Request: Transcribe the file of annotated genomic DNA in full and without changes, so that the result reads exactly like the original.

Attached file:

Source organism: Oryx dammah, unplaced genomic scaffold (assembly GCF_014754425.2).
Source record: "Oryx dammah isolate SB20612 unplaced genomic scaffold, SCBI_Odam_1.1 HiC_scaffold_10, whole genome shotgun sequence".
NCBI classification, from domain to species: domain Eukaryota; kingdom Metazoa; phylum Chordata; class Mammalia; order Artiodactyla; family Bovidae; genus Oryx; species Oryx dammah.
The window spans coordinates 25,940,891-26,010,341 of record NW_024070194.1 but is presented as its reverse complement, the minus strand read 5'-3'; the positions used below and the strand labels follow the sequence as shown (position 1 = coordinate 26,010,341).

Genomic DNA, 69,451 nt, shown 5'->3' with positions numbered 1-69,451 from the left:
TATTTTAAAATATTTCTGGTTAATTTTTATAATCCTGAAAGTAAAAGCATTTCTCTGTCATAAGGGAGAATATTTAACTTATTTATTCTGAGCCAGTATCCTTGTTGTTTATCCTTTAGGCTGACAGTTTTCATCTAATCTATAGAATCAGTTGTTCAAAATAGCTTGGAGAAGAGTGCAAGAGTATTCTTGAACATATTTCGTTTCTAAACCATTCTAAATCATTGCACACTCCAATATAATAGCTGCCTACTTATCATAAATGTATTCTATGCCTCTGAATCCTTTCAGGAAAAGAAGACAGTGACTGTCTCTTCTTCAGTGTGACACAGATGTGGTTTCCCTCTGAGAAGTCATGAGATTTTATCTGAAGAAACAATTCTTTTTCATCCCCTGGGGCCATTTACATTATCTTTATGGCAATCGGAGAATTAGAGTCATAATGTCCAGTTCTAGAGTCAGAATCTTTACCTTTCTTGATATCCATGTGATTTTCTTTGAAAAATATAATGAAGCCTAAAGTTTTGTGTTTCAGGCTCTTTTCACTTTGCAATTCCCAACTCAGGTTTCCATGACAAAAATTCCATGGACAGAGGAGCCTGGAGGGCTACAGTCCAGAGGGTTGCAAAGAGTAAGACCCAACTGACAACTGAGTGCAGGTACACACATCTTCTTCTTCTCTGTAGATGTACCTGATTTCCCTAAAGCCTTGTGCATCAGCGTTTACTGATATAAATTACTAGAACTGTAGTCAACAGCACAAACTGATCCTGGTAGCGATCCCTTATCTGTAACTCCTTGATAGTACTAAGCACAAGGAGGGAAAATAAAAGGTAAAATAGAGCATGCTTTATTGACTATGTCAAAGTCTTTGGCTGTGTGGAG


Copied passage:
Source organism: Oryx dammah, unplaced genomic scaffold (assembly GCF_014754425.2).
Source record: "Oryx dammah isolate SB20612 unplaced genomic scaffold, SCBI_Odam_1.1 HiC_scaffold_10, whole genome shotgun sequence".
NCBI classification, from domain to species: domain Eukaryota; kingdom Metazoa; phylum Chordata; class Mammalia; order Artiodactyla; family Bovidae; genus Oryx; species Oryx dammah.
The window spans coordinates 25,940,891-26,010,341 of record NW_024070194.1 but is presented as its reverse complement, the minus strand read 5'-3'; the positions used below and the strand labels follow the sequence as shown (position 1 = coordinate 26,010,341).

Genomic DNA, 69,451 nt, shown 5'->3' with positions numbered 1-69,451 from the left:
TATTTTAAAATATTTCTGGTTAATTTTTATAATCCTGAAAGTAAAAGCATTTCTCTGTCATAAGGGAGAATATTTAACTTATTTATTCTGAGCCAGTATCCTTGTTGTTTATCCTTTAGGCTGACAGTTTTCATCTAATCTATAGAATCAGTTGTTCAAAATAGCTTGGAGAAGAGTGCAAGAGTATTCTTGAACATATTTCGTTTCTAAACCATTCTAAATCATTGCACACTCCAATATAATAGCTGCCTACTTATCATAAATGTATTCTATGCCTCTGAATCCTTTCAGGAAAAGAAGACAGTGACTGTCTCTTCTTCAGTGTGACACAGATGTGGTTTCCCTCTGAGAAGTCATGAGATTTTATCTGAAGAAACAATTCTTTTTCATCCCCTGGGGCCATTTACATTATCTTTATGGCAATCGGAGAATTAGAGTCATAATGTCCAGTTCTAGAGTCAGAATCTTTACCTTTCTTGATATCCATGTGATTTTCTTTGAAAAATATAATGAAGCCTAAAGTTTTGTGTTTCAGGCTCTTTTCACTTTGCAATTCCCAACTCAGGTTTCCATGACAAAAATTCCATGGACAGAGGAGCCTGGAGGGCTACAGTCCAGAGGGTTGCAAAGAGTAAGACCCAACTGACAACTGAGTGCAGGTACACACATCTTCTTCTTCTCTGTAGATGTACCTGATTTCCCTAAAGCCTTGTGCATCAGCGTTTACTGATATAAATTACTAGAACTGTAGTCAACAGCACAAACTGATCCTGGTAGCGATCCCTTATCTGTAACTCCTTGATAGTACTAAGCACAAGGAGGGAAAATAAAAGGTAAAATAGAGCATGCTTTATTGACTATGTCAAAGTCTTTGGCTGTGTGGAG